Feb. 14, 2019
Student thinks outside the box with an ingenious escape room approach to STEM learning
His plan is to have them escape a single room, and by doing so, unlock a lifetime of passion.
For this, 19-year-old Schulich School of Engineering student Brennan O'Yeung is this year’s proud recipient of the Culbert Family Award for Philanthropy, given to him at the United Way’s Spirits of Gold Awards on Feb 12.
“In the summer of 2015, I experienced my first-ever escape room and instantly fell in love with the concept and most importantly, the challenge,” explains O’Yeung.
“I enjoyed the experience so much, I created my own escape rooms in my basement for family and friends.”
Take that love of a good puzzle, and a drive to help others, and you get Escape with STEM (Science, Technology, Engineering, Mathematics). That’s the vehicle through which O’Yeung hopes to attract more Indigenous youth to fields like engineering and science, by using STEM-based “escape room/locked room” puzzles and experiences to inspire students to explore STEM related education and career opportunities.
The kids get locked in a room, and through hands-on deduction and team puzzle solving, they earn clues to help them escape — an accomplishment that’s both fun and educational.
Escape with STEM was hatched when O’Yeung started at the University of Calgary. He noticed that while gender and ethnicity were well represented among students, there was a clear need to attract more Indigenous students to engineering.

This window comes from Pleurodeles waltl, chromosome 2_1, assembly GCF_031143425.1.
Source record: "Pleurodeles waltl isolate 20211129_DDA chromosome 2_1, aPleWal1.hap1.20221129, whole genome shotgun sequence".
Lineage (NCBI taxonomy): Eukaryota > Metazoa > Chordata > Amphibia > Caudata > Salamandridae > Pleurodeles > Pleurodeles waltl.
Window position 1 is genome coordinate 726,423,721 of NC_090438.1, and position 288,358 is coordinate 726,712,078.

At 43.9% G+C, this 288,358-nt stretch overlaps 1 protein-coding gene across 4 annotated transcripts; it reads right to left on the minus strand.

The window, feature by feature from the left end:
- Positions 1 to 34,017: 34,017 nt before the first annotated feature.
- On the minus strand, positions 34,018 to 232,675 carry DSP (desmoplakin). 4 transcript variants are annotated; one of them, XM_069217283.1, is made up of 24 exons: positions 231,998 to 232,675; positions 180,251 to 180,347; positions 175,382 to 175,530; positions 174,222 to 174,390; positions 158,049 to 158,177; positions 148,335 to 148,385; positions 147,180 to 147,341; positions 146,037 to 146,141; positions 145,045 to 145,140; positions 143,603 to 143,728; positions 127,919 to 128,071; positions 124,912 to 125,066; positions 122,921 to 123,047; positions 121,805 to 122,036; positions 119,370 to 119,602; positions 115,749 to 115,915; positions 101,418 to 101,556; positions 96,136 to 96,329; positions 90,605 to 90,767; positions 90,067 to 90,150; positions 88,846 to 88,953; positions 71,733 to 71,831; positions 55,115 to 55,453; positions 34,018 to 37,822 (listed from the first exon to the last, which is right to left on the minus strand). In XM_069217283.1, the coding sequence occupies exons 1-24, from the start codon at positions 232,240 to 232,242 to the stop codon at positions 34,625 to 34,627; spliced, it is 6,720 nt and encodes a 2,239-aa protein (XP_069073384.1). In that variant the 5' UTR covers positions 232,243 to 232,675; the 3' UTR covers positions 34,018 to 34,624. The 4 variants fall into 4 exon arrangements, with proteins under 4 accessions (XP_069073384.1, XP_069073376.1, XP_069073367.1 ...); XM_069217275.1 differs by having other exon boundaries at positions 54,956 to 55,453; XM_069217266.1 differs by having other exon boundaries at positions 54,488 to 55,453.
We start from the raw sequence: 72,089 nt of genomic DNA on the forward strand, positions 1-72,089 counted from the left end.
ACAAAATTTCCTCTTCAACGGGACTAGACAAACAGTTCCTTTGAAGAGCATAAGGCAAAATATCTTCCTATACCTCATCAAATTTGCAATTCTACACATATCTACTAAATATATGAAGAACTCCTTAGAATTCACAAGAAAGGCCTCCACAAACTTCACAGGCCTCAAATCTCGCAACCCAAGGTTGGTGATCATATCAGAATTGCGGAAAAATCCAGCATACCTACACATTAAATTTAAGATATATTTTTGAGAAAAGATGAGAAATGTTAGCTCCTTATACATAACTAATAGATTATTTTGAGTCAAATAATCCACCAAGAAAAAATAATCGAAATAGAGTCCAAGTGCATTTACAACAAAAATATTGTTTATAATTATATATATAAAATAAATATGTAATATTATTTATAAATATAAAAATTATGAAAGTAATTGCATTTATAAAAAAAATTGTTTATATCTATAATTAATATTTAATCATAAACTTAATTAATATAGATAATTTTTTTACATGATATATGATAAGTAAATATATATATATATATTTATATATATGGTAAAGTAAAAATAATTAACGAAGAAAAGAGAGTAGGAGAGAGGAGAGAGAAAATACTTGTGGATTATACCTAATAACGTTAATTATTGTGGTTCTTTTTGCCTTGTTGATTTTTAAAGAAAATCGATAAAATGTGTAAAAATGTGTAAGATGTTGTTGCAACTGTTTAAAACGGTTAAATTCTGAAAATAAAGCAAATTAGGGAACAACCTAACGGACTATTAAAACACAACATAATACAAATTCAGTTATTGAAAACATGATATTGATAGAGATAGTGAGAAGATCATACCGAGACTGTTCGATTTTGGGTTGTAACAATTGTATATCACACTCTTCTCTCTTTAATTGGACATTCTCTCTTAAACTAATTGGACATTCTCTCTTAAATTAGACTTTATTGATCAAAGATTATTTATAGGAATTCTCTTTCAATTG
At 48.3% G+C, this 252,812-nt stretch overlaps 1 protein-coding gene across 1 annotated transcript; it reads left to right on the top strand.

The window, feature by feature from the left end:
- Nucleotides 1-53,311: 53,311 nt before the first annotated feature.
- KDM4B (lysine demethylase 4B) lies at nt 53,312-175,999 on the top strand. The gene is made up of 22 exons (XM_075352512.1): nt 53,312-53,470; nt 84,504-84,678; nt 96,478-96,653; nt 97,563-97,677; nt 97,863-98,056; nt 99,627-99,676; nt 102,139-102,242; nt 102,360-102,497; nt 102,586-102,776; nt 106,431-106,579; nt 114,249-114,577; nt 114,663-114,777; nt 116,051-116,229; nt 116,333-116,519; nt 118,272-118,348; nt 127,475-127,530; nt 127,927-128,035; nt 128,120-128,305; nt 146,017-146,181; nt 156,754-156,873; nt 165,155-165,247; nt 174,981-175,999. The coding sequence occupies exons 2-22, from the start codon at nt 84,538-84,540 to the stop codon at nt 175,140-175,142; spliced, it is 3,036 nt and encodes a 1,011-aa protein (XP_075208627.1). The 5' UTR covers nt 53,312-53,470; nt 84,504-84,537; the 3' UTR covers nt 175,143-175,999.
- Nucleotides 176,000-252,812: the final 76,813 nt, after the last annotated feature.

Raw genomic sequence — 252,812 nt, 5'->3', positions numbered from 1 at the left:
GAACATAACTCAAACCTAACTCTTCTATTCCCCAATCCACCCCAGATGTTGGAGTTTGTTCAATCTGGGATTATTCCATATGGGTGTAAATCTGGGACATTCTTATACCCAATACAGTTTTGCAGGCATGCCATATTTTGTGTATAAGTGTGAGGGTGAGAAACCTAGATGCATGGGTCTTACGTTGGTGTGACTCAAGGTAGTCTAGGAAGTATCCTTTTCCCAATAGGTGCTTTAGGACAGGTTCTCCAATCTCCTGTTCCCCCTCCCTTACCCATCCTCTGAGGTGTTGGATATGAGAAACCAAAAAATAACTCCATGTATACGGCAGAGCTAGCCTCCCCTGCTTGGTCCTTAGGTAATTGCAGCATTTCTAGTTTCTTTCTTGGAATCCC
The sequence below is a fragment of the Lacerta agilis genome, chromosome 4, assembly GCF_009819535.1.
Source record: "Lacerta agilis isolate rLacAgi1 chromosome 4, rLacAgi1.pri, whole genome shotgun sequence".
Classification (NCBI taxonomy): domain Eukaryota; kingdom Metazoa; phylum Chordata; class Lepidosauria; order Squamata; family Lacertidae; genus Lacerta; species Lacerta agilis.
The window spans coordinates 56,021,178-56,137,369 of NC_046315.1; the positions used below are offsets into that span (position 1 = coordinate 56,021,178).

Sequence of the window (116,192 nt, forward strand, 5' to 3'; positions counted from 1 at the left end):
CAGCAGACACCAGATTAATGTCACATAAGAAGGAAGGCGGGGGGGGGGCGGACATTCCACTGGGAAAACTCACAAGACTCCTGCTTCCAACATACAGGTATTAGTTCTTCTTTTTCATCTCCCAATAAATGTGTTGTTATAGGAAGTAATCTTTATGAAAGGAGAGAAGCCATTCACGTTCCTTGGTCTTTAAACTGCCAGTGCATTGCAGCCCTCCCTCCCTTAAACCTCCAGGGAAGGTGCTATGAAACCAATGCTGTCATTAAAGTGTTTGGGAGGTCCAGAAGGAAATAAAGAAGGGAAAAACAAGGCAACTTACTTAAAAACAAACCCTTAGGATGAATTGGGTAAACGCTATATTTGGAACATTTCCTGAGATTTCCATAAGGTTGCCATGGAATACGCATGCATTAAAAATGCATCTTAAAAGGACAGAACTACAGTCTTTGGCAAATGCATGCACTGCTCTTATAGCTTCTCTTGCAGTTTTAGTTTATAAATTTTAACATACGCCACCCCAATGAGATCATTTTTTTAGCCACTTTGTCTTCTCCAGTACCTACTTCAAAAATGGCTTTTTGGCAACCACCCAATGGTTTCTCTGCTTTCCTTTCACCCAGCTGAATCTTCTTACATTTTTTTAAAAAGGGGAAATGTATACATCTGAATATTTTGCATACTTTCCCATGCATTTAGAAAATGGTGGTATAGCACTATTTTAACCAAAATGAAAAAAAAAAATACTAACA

“That was the defining moment for Escape with STEM,” says O’Yeung.
“When I brainstormed opportunities to increase Indigenous representation in STEM-related learning, I decided to think outside the box and look for something interesting and original. I put my passion for logic puzzles into good use and Escape with STEM was born.”
And it’s working. Already, O’Yeung has taken his escape rooms to elementary students at Calgary’s Piitoayis School and to Indigenous youth at the Boys and Girls Club of Calgary, receiving enthusiastic response from participants, administration and club officials.
Through United Way’s Spirit of Gold, which recognizes young professionals shaping the future via work and charity, O’Yeung now has an extra $2,000 to develop his concept, which has until now relied heavily on personal savings and donations.